Put down the oil can you’re dumping into the river and rev your electric motor Mr. Clean, we’re gettin’ sustainable and Xpress-ive up in this design. Yes, you could single-handed prevent further disintegration of the atmosphere and taxpayer burden by properly analyzing your design and applying a material that reduces those nasty carbon molecules causing the sun to cook everyone’s brainpan.
SolidWorks has released the beta version of SustainabilityXpress on the SolidWorks Labs site. We’ve got the eco-friendly, low calorie review.
So, prepare yourself to become the sustainable designer or engineer you’ve always dreamed of becoming. And since this post is generating a carbon footprint larger than a 7MPG truck without a muffler in a developing country, you’ll have to work that much harder on optimizing your design… just sayin’.
SolidWorks has partnered with, PE International to use their Life Cycle Assessment data which analyzes the ecological impact of different materials along the life of the material as it is used in manufactured products.
SustainabilityXpress is easy to get started with – just make sure you have it selected to start-up in the add-ins (tools, add-ins.) A tab will appear in the Taskbar on the right-hand side of your screen. If you have a material set using the SolidWorks material database it, unfortunately won’t recognize those yet. You’ll need to select the material from the pull-down and select set material. This is actually quicker than setting the material through the database and allows you to quickly select different materials to see the havoc they will reek on the environment. In addition, you can set which country you want to toss into unbridled environmental panic by selecting them in the location area below the material selection. Currently, only North America, Europe and Asia are represented. (The other countries may follow if they get their act together and start recycling a bit more.)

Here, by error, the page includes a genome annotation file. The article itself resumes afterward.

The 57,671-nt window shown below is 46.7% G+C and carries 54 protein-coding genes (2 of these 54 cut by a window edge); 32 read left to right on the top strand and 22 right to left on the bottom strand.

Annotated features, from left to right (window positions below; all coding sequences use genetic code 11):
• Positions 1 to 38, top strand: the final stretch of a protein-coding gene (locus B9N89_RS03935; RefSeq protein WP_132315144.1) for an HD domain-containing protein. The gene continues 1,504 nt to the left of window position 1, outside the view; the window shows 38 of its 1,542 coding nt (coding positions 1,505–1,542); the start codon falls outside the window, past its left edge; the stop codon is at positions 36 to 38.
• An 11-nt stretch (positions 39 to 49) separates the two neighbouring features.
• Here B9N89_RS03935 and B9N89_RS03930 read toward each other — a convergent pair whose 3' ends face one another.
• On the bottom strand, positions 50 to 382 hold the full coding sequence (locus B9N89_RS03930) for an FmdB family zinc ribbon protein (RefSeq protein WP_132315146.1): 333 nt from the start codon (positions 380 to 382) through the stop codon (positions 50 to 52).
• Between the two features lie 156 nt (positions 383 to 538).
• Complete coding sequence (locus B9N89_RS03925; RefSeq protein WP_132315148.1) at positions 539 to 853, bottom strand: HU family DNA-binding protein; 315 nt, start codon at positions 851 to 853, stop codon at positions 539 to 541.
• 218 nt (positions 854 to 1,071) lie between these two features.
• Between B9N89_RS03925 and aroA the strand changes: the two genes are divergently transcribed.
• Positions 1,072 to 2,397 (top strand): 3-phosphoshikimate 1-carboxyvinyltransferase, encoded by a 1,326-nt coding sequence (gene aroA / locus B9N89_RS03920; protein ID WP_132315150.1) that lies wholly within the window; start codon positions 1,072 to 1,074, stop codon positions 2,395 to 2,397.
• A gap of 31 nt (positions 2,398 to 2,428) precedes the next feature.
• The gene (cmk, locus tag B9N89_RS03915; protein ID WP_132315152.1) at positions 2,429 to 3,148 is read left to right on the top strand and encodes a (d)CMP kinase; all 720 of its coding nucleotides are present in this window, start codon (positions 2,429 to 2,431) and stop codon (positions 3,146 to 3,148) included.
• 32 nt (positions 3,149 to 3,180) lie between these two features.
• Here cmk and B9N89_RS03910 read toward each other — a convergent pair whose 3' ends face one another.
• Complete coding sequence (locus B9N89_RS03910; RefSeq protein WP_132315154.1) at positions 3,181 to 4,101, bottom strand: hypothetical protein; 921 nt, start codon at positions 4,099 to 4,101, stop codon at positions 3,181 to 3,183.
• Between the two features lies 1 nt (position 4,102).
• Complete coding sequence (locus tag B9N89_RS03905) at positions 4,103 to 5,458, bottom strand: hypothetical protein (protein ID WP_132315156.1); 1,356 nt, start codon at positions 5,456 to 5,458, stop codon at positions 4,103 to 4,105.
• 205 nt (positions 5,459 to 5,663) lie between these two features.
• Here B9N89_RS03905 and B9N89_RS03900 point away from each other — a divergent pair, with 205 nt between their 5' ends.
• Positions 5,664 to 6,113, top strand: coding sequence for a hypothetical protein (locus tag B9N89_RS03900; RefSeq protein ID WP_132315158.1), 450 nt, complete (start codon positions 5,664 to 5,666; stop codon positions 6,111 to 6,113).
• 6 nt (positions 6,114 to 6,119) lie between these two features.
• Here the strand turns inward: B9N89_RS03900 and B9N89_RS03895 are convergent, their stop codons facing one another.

From there, you’ll see SustanabilityXpress start doing it’s thing in the pie/bar charts at the bottom. You’ll see current impact and previous impact in the four relevant sections. (Sorry, happiness and burn rate are not in this version.) Now, these charts are fairly obscure, except for being able to tell if the material is better (green) or worse (red) than a previously selected material or manufacturing/use location. You can get a more detailed bar chart view of each section by clicking on one or using the arrow at the very bottom to cycle through. Again, a lot of obscure numbers. I attempted to find a better explanation for what they meant or how they were calculated, but failed. With all your data set, you can now auto-generate a report (.doc format) to totally impress the people that wrote the Kyoto Protocol or get confused phone calls from manufacturing when you tell them to switch materials.
What’s very useful, even from a non-impact scenario, is the ability to find similar materials using the ‘Find Similar’ Tool in the Materials section.
It brings in the properties of the material you have selected. Then, you can very quickly select different materials or change properties of the existing material to find other options. After hitting the Find Similarbutton a list of materials appear according to what you have selected. When double-clicking on any of them, the environmental impact section will update instantly.
Pretty much, this tool allows you to create a nice graphical representation of what materials or manufacturing locations would be better or worse. While it doesn’t explain the numbers, you do get a better idea on what materials are going to ruin or improve everyone’s life if you use them. I’d use it more often to look for other materials that manufacturing could use when the lead times and options are not feasible on a current project. If it keeps the atmosphere from collapsing, all the better.
A final note, if this program in any way makes you feel guilty because you can’t use Balsa wood instead of Cast Iron, run immediately to a sink and throw cold water on your face, we’ll probably make it.
Some other things to note
- SustainabilityXpress currently only supports parts, not assembly
- If you have the add-in loaded, it may not appear on the Taskbar at first (go to Tools, SustainabilityXpress)
- It doesn’t currently recognize materials you’ve set using SolidWorks Material database
- The report needs some tweaking. The template is located in C:Program FilesDassault SolidWorks CorporationSustainabilityXpresslangEnglish
Here’s Director of Product Innovation Rick Chin giving you some more insight to the product.